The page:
“We wanted to create a space that was soothing and evokes associations with a beauty salon, spa or massage parlour, rather than a medical facility,” said Hanczarstudio founder Szymon Hanczar.
Migraines are persistent and throbbing unilateral headaches, often accompanied by nausea as well as noise and light sensitivity. The causes of migraine episodes are difficult to identify, but throughout the design the studio aimed to minimalism potential sources of discomfort.
Photophobia – meaning sensitivity to light – was addressed by diffusing soft light throughout the space. Translucent blinds help to temper bright natural sunlight coming in through the windows.
Artificial lighting had to be installed in order to meet building regulations, however these are usually left switched off in favour of indirect natural light.
“Standards are met with the inclusion of all upper light sources, but in the day-to-day operations of the centre, they are not used,” explained Hanczar.
“The project even included halogens, which are absolutely inadvisable in the environment of migraine sufferers, as illumination for the display rack, but it too has its alternative source of soft lighting in the form of reflected light.”
The 110-square-metre space – that includes five treatment rooms, an entry hall and a waiting room – was lined with rhythmic floor-to-ceiling oak panelling. Furniture with rounded edges, a significant amount of which is bespoke to the project, was used through out the space.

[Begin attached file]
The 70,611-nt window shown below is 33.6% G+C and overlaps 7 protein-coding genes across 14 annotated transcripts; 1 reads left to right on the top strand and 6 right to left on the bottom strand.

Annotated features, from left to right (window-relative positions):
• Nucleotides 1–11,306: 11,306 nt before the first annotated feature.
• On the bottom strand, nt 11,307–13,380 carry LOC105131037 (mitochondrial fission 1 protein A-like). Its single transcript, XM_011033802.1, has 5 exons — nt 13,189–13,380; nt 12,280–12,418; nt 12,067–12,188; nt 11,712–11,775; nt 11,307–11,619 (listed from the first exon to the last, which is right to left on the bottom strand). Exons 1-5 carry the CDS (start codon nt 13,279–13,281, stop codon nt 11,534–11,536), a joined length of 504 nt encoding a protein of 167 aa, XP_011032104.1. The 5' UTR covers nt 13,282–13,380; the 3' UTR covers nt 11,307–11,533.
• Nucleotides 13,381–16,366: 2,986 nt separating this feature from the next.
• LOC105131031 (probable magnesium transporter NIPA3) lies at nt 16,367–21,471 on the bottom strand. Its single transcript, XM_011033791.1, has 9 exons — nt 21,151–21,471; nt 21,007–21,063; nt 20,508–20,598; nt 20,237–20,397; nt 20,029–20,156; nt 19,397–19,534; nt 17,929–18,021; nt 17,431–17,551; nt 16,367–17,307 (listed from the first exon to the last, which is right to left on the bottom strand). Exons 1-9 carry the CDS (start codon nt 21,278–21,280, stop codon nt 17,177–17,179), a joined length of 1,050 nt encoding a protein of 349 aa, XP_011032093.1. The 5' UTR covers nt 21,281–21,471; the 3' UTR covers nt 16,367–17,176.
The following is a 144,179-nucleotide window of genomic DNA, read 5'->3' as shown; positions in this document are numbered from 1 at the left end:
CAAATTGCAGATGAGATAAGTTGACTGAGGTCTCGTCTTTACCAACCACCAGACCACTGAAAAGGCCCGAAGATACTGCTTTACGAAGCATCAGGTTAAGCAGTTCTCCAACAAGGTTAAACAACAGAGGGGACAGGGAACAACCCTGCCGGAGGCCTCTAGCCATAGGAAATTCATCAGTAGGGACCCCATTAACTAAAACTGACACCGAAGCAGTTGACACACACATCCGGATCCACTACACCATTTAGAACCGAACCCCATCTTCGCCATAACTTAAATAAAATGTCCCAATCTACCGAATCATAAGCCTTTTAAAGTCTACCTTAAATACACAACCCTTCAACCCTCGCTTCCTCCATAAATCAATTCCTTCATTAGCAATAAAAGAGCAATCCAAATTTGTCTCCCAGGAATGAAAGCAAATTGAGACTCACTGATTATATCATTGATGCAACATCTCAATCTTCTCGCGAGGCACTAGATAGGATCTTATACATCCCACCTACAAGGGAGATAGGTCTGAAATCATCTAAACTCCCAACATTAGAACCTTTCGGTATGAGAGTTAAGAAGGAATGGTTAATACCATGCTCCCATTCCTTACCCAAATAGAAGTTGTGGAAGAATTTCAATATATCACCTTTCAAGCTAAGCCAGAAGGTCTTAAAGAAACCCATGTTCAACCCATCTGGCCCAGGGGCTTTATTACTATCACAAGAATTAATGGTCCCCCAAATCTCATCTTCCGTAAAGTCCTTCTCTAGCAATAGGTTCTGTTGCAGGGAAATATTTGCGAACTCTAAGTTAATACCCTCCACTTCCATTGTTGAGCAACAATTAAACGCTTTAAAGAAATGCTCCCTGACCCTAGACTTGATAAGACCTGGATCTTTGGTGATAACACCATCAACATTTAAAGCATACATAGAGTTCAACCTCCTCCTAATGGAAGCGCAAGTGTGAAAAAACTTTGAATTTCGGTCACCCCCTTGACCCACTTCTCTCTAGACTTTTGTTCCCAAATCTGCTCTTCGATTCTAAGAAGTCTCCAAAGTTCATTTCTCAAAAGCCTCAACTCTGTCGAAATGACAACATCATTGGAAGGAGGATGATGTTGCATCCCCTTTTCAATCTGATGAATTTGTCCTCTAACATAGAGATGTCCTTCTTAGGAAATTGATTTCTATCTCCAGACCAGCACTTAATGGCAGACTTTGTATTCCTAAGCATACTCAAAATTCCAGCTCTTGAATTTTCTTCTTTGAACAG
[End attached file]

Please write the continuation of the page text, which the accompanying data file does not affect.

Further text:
The decision to use a neutral, warm-toned colour scheme and avoid any use of bright or contrasting colours was taken in order to avoid aggravating migraine symptoms through visual overstimulation.
Migraine sufferers can also be highly sensitive to noise – the site benefits from being in a relatively quiet neighbourhood, and acoustic ceiling panels installed throughout help to mitigate any additional loud noises. Upholstered chairs, plants, wood panelling and blinds further help to dampen sound.
“[MIGRE is] a soothing, patient-friendly space, devoid of stimuli that exacerbate malaise during attacks of migraine pain,” said the studio. “It was the needs of patients, not fashionable trends, that had a decisive influence on the final design of this space.”
Despite being worlds apart from conventional medical spaces with stark white walls and bright overhead strip lights, the interior still needed to be up to code with hygienic standards.
Specifying PVC carpet tiles for the flooring, easy to clean hard surfaces and removable and washable upholstery ensure that the space can be kept sterile and sanitary.
“The interior design will not take away [the patient’s] illness, but I hope it will make them feel maybe better and for sure calmer,” Hanczar told Dezeen.
Other medical treatment centre’s featured on Dezeen include a cancer care facility in Belgiuminterior by Archekta and Ark-shelter and a wellness centre in New York City by Remedy Places.
The photography is courtesy of Zasoby Studio.